A very wise friend of mine once said: "If you have a problem that can be solved with money you don't have an interesting problem."
She has forgotten that she said this, but it has stuck with me for years.
So. I don't have an interesting problem. But I have a problem. Or several problems.
My old laptop started having web connectivity problems--it started to feel like the old 56mbs dial-up times. I was falling way behind in my digital communications (if you haven't heard from me, this is why.) This especially affected my ability to frank packages for my business. Being a model of passive acceptance I was going along with this until I couldn't go along with it any longer.
Time spent with Apple Support and then sitting at the Genius Bar resulted in a diagnosis of deeply embedded malware. Fix? Wipe the laptop clean and restore it from my cloud backup.
Well, in theory, right? The laptop still had problems and I still had an anxiously compressed chest and lots of tears. This kind of thing sets off all sorts of negative self-talk, as they say. Plus some pretty negative external talk as well, if you catch my drift. I go to a bad place: I should have figured this stuff out myself, I shouldn't have authorized the laptop restore, my little business will never be a success, I will be broke if I buy a new computer, people will think I'm frivolous if I buy a new computer, ad nauseam (and I do mean nauseam).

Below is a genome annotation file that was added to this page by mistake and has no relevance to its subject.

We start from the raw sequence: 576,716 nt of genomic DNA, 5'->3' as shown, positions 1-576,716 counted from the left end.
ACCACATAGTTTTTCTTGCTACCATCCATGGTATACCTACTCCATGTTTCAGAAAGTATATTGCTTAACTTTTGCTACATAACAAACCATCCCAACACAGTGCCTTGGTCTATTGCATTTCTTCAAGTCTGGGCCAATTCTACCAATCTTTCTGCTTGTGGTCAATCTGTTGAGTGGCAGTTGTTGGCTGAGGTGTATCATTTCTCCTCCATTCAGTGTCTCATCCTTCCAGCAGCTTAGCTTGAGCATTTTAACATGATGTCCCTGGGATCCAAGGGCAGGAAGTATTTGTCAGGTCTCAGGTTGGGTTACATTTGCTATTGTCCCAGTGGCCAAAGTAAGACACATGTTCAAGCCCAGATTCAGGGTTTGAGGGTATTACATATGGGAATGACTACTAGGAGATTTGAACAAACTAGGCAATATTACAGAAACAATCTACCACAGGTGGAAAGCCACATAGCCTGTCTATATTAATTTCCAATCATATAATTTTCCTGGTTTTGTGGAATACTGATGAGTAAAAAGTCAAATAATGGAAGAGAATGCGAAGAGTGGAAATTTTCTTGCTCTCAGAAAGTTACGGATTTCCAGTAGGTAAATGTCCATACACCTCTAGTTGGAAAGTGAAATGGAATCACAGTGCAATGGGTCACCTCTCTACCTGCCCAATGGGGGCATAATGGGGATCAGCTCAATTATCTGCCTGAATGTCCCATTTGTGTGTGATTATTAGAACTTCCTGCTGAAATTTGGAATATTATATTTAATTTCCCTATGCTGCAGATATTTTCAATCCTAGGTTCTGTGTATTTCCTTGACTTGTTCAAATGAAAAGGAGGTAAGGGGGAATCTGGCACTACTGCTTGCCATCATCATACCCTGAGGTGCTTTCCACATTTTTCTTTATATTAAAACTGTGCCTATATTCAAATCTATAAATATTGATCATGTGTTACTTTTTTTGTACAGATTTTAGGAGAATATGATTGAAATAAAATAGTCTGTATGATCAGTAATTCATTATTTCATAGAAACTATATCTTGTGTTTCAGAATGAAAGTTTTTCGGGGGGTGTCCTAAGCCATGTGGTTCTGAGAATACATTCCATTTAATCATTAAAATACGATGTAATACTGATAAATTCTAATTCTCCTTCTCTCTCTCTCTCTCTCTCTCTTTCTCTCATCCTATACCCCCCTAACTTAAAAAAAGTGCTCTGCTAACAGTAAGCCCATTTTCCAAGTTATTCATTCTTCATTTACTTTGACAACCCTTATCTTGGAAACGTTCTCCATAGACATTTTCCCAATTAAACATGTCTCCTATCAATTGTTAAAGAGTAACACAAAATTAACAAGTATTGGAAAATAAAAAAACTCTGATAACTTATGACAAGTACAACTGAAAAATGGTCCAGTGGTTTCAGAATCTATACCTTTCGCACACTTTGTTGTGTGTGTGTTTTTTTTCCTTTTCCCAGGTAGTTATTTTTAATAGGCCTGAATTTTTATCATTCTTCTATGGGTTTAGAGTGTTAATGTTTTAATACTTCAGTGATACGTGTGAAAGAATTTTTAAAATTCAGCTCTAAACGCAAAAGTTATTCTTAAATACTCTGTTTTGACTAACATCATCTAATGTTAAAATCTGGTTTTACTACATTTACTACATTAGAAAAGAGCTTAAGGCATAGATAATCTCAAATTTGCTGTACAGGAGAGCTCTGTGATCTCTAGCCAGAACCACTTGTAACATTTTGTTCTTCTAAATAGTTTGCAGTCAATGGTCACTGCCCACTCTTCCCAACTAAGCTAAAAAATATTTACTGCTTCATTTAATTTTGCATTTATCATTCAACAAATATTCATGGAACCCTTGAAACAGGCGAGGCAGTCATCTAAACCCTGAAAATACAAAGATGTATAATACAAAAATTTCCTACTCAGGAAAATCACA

But on Saturday we hied ourselves down to the Apple Store, that dreamland of consumer desire, and I purchased an iMac. WIth a big screen! People, I've been trying to write my book on a 13-inch laptop! This is FABULOUS!
Now I'm in the middle of the slog period of new computer ownership: reinstall applications; restore documents from the cloud (I use Carbonite), which takes abso-friggin-lutely forever; reorganize all the files, which my incompetence has scattered here and there; make sure all of them have been restored; upgrade Adobe products; learn a new operating system (lots of stuff has changed in 5 years!!!); etc.
I keep reminding myself that each of these things can be dealt with--one thing at a time. I can learn whatever I need to learn. I can deal with support people one at a time. Most difficult: learning new ways of working. It is so damned easy to continue with Things As They Are, so new systems are a real challenge. And good for me!
Of course, this isn't the end of my woes: This weekend I discovered that a trip to Feral Knitter resulted in a ! I have no idea how long my site was offline during the heavy holiday shopping period.
To top it off, on Thursday night our credit card was hacked. So we are without credit cards until the replacements arrive.
I will end my tale of woe and worry with this quotation from Joanna Macy:
We have received an inestimable gift. To be alive in this beautiful, self-organizing universe--to participate in the dance of life with senses to perceive it, lungs that breathe it, organs that draw nourishment from it--is a wonder beyond words. It is an extraordinary priviledge to be accorded a human life, with self-reflexive consciousness that brings awareness of our own actions and the ability to make choices. It lets us choose to take part in the healing of our world.
Gratitude for the gift of life is the primary wellspring of all religions, the hallmark of the mystic, the source of all true art. Yet we so easily take this gift for granted. That is why so many spiritual traditions beign with thanksgiving, to remind us that for all our woes and worries, our existence itself is an unearned benefaction, which we could never of oursleves create.
A problem that can be solved with money is an uninteresting problem--the question of how to live our "one wild and precious life" (thank you, Mary Oliver) is an interesting problem!